Let’s not forget the tragedy of separating children from their parents

Photo by Sheila Fitzgerald
Photo by Sheila Fitzgerald

Democracy and social justice are being sorely tested in both Israel and the United States. But President Trump’s actions have gone beyond the imaginable harm that our country could inflict on children—ruthless separation from their parents.

It’s been over two years since the outcry over the shocking news that our government systematically and deliberately separated children from their parents at the U.S. southern border. Some have referred to this as the most inexcusable scandal of the Trump presidency. But our nation’s attention has been incessantly distracted by relentless scandals caused by our president. Currently, reports of the gross mishandling of the COVID pandemic and the fascist military tactics deployed in our cities are consuming the media.

When I became aware of NBC correspondent Jacob Soboroff’s new book, Separated Inside an American Tragedy, I felt a sense of shame and grief. How could I so quickly lose focus on what many people believe is the most heinous and cruel action of the Trump administration, forcibly separating more than 5,500 children from their parents? And it is still happening. These children and their families are still suffering.

Soboroff and other journalists have documented the horrors inflicted by our government on these children: there are many instances of children being ripped from their parents’ arms, physical as well as sexual abuse by guards, and neglected medical care resulting in tragic deaths.

My experience as a now-retired clinical social worker with children, in both adoption and foster care, and in a university pediatric clinic, informs my understanding of the devastating impact our government’s actions will have on these children.

For the past 17 years, I have been active in social justice movements, including fighting against genocide. Recently, I produced a short documentary film, Faces of Genocide, that features interviews with survivors of genocides from the 20th and 21st centuries.

Chivy Sok, a survivor of the Cambodian genocide, is featured in my film. She describes the horror of being separated from her mother. When she was six years old, the Khmer Rouge force-marched the residents of major cities into the countryside. The children were separated from their parents and put into forced-labor camps. Children, fed meager food, had to work in the fields, walking among dead bodies. Chivy remembers feeling constantly hungry.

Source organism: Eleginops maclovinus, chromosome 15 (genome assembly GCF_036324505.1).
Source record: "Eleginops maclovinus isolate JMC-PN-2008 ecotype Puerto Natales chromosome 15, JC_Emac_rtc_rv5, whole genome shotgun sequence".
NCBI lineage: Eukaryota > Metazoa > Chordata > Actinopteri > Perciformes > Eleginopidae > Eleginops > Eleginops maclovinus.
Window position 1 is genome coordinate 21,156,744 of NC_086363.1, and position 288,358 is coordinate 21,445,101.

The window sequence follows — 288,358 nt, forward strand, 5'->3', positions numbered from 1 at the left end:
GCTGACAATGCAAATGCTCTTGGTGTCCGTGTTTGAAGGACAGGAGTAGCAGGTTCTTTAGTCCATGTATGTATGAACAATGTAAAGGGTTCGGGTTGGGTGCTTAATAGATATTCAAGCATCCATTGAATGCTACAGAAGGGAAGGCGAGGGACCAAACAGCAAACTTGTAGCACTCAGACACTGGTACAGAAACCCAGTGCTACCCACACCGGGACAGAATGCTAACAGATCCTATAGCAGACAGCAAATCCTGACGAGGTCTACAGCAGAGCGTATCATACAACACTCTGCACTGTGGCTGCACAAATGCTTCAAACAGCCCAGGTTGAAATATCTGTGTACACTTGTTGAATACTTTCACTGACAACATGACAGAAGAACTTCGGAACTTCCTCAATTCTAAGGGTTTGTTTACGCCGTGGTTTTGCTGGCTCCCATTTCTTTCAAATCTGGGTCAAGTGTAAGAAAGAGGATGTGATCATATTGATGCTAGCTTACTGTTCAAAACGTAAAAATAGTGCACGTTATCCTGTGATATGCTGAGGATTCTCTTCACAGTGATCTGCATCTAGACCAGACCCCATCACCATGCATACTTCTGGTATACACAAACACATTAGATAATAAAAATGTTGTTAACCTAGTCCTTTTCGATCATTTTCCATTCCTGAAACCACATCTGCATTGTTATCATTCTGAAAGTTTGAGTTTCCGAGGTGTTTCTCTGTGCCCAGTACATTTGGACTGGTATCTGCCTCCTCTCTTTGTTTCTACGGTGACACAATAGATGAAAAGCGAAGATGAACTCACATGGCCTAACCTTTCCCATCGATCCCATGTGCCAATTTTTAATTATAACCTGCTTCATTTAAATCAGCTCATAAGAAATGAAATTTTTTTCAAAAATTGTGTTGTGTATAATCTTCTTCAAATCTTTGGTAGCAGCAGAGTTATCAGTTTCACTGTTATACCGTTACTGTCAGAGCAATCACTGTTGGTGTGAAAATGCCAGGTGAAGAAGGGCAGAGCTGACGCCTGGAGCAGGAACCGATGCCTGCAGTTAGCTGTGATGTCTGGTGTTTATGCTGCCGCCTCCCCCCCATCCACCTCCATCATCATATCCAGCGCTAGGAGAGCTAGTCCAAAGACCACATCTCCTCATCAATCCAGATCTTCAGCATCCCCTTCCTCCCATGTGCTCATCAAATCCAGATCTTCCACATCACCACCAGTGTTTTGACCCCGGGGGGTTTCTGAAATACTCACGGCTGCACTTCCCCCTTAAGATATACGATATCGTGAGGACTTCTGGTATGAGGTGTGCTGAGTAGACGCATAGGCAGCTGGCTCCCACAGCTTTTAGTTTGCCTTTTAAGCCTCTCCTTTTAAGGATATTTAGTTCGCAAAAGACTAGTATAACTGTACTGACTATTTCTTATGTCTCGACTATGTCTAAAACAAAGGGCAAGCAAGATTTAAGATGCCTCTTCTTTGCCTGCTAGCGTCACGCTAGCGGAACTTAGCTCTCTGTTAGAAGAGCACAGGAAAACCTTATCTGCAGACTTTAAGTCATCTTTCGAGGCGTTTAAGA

But not knowing when or if she would ever see her mother again is Chivy’s worst memory—more terrifying than being in the labor camp and seeing people dying around her.

One of the most terrifying experiences for a child is to be inexplicably taken from his/her parents.

Soboroff’s book stirred my awareness that, among the many shameful actions taken by the Trump administration, the separation of children from their families is the most egregious, most cruel and most inhumane.

Most of these parents were fleeing perilous situations in their countries. They were already stressed and compromised—and then our government kidnapped their children, put them in cages and put the parents in jails.

The Nobel prize winning organization, Physicians for Human Rights (PHR), issued a scathing report about the Trump administration’s family separation policy. In it, the group declares “the government’s forcible separation of asylum-seeking families constitutes cruel, inhuman, or degrading treatment and in all cases PHR evaluated meet criteria for torture.”

There were many outcries and efforts to stop this cruel policy, mostly to no avail. Finally, in June 2018 a federal court ordered the separations to cease and to reunite the children and parents. But, according to Soboroff and others, most of these children have not been reunited as there has been no systematic record or tracking of these children. In spite of the court order, separations continue.

President Trump has gotten away with many cruel actions, however, among the worst is the abuse of over 5,500 children and their parents. The damaging and traumatic effects on these families, especially the children, will be long-lasting.

How can we ignore the humanitarian crime of separating children from their parents?

About the Author
Gayle grew up in Houston, Texas where her father was deeply involved with the Jewish community and was a philanthropic supporter of Israel. Through him she became an active supporter of Israel. She is a retired social worker (child welfare, adoptions, pediatric) and psychotherapist. For 19 years she wrote and published a quarterly newsletter ("Pediatric and Family Practice Alert") for pediatricians and family practitioners, and has had multiple opinion pieces and letters to the editor published in San Francisco Bay Area publications.
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